In a new study, researchers found that age-related declines in abstract reasoning ability predict increasing depression in subsequent years.
The data were from a longitudinal study of older adults in Scotland.
“Mental health in later life is a topic of increasing importance given aging populations worldwide,” says researcher Stephen Aichele of the University of Geneva.
“Our findings suggest that monitoring for cognitive decrements in later adulthood may expedite efforts to reduce associated increases in depression risk.”
Many adults will experience some degree of cognitive decline in the latter decades of life.
Research has also shown that cognitive impairments and depression are correlated in older adults—generally, as cognitive abilities decline, depressive symptoms increase.
Yet, researchers have not been able to conclusively determine the direction of causation.
That is, does cognitive decline lead to depression, does depression lead to cognitive decline, or do the phenomena mutually reinforce each other?
To achieve a clearer picture of the dynamics of this relationship over time, Aichele and colleagues examined data collected as part of the Lothian Birth Cohort 1936, a longitudinal study of adults in Scotland.
Their analyses included data from 1,091 adults who were assessed at age 70 and up to three additional times in roughly 3-year intervals until age 79.
Previous work has examined depression risk in relation to memory deficits and other cognitive impairments associated with Alzheimer’s disease and dementia.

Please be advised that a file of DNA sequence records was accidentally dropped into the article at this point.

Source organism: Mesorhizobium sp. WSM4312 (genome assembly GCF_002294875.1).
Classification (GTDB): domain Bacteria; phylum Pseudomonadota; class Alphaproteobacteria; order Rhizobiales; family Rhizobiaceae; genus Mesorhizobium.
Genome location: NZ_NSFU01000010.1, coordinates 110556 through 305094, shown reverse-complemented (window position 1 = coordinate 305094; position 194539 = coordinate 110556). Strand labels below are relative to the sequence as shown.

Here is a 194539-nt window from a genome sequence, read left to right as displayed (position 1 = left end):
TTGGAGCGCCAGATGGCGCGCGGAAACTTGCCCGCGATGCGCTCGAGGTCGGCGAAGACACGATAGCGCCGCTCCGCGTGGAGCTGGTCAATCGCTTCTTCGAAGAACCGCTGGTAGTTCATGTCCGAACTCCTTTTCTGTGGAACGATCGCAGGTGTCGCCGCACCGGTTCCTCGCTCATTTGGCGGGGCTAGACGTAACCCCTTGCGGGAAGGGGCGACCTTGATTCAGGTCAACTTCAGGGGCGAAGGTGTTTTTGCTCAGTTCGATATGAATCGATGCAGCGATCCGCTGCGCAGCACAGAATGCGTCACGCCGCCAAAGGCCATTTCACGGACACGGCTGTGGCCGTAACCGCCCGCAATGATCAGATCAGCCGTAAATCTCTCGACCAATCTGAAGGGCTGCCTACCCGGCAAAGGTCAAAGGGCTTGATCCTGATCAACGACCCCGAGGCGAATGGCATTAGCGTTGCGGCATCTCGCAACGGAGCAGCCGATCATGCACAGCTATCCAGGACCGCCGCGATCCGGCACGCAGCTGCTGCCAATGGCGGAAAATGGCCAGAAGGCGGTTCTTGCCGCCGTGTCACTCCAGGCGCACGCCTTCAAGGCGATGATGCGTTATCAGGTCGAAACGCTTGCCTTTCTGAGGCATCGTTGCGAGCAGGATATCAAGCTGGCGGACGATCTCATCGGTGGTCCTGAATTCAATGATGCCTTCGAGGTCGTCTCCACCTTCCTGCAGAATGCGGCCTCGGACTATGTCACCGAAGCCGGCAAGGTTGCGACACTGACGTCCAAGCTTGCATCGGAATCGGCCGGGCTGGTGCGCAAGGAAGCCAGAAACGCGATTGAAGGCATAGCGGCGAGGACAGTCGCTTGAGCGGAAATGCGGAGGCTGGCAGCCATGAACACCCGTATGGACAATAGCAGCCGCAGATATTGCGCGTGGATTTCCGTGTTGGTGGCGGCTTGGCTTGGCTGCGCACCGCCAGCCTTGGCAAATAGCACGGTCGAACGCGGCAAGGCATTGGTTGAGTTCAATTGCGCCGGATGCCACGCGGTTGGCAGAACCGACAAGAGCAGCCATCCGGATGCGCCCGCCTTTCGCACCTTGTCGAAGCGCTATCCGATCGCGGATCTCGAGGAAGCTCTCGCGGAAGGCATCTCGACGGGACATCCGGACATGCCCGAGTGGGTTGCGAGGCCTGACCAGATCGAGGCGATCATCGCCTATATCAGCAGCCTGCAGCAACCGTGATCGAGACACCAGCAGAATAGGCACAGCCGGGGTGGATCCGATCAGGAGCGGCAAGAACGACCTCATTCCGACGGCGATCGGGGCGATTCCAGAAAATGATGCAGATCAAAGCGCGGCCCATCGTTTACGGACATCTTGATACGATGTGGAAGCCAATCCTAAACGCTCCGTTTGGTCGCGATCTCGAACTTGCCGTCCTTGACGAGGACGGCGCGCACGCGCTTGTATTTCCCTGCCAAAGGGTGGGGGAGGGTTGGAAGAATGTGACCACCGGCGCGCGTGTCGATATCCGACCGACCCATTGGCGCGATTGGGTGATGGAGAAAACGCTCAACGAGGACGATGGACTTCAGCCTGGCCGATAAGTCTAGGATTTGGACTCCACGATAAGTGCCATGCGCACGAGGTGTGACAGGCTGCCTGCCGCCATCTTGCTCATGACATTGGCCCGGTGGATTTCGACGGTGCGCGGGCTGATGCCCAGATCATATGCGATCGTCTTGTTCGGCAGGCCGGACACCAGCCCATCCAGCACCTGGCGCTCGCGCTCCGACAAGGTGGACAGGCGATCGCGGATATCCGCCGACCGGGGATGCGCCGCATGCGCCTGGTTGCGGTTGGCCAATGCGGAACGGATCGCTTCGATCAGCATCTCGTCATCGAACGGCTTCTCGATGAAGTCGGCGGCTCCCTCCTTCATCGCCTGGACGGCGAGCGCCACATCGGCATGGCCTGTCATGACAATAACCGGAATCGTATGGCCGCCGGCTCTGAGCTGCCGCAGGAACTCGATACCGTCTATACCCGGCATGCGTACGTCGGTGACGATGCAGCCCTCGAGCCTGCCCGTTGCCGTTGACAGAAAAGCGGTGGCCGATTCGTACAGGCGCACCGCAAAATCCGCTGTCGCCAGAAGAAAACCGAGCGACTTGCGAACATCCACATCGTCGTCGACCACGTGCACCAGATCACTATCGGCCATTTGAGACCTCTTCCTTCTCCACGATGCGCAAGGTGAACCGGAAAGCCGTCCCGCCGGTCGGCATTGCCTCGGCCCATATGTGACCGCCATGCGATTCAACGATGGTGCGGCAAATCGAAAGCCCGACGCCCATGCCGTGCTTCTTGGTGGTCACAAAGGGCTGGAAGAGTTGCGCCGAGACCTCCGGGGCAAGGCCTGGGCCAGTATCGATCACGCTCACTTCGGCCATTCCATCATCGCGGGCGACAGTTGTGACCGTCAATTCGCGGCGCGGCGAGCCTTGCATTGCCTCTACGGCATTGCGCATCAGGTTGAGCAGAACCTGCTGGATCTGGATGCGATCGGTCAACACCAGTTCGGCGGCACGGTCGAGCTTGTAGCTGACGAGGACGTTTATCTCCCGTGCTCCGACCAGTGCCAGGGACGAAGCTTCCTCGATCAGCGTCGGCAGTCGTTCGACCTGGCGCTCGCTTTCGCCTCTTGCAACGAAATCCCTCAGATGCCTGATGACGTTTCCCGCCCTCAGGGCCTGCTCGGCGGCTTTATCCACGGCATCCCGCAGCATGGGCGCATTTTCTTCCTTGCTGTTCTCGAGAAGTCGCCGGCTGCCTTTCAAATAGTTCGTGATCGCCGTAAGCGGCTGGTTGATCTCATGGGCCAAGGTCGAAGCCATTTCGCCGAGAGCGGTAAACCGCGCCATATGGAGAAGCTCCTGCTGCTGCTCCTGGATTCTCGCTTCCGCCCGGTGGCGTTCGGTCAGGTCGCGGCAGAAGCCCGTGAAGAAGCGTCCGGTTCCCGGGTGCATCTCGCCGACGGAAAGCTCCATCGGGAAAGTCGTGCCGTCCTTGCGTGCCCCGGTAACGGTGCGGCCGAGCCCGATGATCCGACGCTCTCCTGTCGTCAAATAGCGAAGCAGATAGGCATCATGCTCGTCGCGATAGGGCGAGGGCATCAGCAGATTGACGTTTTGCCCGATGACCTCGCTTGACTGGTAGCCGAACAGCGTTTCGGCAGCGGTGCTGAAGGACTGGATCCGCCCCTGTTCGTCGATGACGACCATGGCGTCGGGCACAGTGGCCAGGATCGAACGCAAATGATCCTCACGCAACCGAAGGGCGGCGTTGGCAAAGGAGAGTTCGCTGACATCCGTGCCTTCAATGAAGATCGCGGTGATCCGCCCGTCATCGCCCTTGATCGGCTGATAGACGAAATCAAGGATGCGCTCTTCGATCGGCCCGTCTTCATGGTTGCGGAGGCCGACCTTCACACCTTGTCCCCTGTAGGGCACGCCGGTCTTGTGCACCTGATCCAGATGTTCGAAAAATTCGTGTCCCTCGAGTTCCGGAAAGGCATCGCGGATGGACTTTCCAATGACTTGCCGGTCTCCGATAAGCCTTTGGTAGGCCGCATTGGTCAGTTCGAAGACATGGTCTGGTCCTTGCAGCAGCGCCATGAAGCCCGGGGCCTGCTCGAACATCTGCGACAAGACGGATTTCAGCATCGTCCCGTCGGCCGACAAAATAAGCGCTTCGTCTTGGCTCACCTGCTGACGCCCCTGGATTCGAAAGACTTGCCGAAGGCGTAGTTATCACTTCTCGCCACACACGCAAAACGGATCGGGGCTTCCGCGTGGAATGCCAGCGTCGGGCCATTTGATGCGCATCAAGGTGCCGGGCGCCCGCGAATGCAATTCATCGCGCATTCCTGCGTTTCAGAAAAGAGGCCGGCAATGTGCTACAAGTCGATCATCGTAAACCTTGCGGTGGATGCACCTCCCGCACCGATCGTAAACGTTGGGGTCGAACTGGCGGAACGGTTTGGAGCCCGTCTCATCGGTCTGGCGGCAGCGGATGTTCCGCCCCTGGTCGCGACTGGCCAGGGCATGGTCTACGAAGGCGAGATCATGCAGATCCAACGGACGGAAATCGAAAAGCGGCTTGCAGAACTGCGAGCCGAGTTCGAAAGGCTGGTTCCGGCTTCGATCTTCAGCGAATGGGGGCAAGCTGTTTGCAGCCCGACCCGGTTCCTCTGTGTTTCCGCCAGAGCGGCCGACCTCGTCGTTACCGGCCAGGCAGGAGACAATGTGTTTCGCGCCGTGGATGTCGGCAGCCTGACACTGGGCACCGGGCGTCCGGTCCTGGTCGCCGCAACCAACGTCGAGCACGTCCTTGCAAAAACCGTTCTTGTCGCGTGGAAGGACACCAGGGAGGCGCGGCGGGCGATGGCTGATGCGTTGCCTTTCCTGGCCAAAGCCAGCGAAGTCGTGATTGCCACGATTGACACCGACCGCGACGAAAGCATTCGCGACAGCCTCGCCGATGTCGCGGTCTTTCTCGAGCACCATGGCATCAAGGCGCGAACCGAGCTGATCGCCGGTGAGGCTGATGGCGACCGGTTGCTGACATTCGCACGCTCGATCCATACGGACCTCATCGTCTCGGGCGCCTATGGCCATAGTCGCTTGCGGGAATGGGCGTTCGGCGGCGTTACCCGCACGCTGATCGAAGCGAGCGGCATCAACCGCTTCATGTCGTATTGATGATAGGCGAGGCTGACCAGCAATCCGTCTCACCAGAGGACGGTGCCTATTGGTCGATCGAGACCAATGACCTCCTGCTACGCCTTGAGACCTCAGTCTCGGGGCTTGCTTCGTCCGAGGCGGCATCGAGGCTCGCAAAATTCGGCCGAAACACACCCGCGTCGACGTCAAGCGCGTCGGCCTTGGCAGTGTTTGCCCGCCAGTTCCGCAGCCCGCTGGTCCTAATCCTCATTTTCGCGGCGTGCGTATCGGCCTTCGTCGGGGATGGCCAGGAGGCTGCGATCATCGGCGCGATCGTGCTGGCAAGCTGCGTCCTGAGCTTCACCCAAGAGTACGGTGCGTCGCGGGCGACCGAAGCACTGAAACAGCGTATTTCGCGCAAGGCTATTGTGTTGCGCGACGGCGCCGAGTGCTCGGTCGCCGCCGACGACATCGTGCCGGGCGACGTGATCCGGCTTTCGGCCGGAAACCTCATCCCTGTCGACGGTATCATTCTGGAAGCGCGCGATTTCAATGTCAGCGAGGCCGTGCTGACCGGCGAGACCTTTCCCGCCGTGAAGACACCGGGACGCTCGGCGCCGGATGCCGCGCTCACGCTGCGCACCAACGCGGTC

In the study, the researchers chose to look at participants’ abstract reasoning, a cognitive ability that is closely related to functioning in daily life.
Participants in the study completed several measures of abstract reasoning, performing tasks such as identifying missing elements from geometric patterns and reproducing visuospatial models using component parts.
The participants also provided information about their depressive symptoms via the Hospital Anxiety and Depression Scale.
On average, participants’ abstract reasoning ability and depressive symptoms worsened over the course of the study.
Additionally, relatively lower cognitive function at each assessment was associated with subsequent increases in depressive symptoms, and this association became stronger over time.
Aichele and colleagues used advanced statistical models to analyze the dynamic relationship between these two measures over time.
They found that lower abstract reasoning scores at one assessment were associated with increased depressive symptoms at later assessments; increased depressive symptoms at a given assessment were not linked with subsequent changes in abstract reasoning.
Sociodemographic and other health-related factors—such as education level, socioeconomic status, and diagnoses related to cardiovascular disease, stroke, and diabetes—did not appear to influence the relationship between abstract reasoning and depressive symptoms.
Understanding why age-related decrements in abstract reasoning lead to increased depressive symptoms remains a question for future research.
Aichele and colleagues note that there are several potential mechanisms that could be at work, including unmeasured disease processes, genetic susceptibility, and declines in daily functioning.
The researchers hope to continue this work by examining factors such as training, treatment, and social support that might weaken the link between cognitive decline and depression.
“We hope this research will be of broad interest, both for individuals directly affected by age-related cognitive decline and also for family members and care providers who wish to help older persons adversely affected by changes in mental health,” Aichele says.
The research is published in Psychological Science, a journal of the Association for Psychological Science.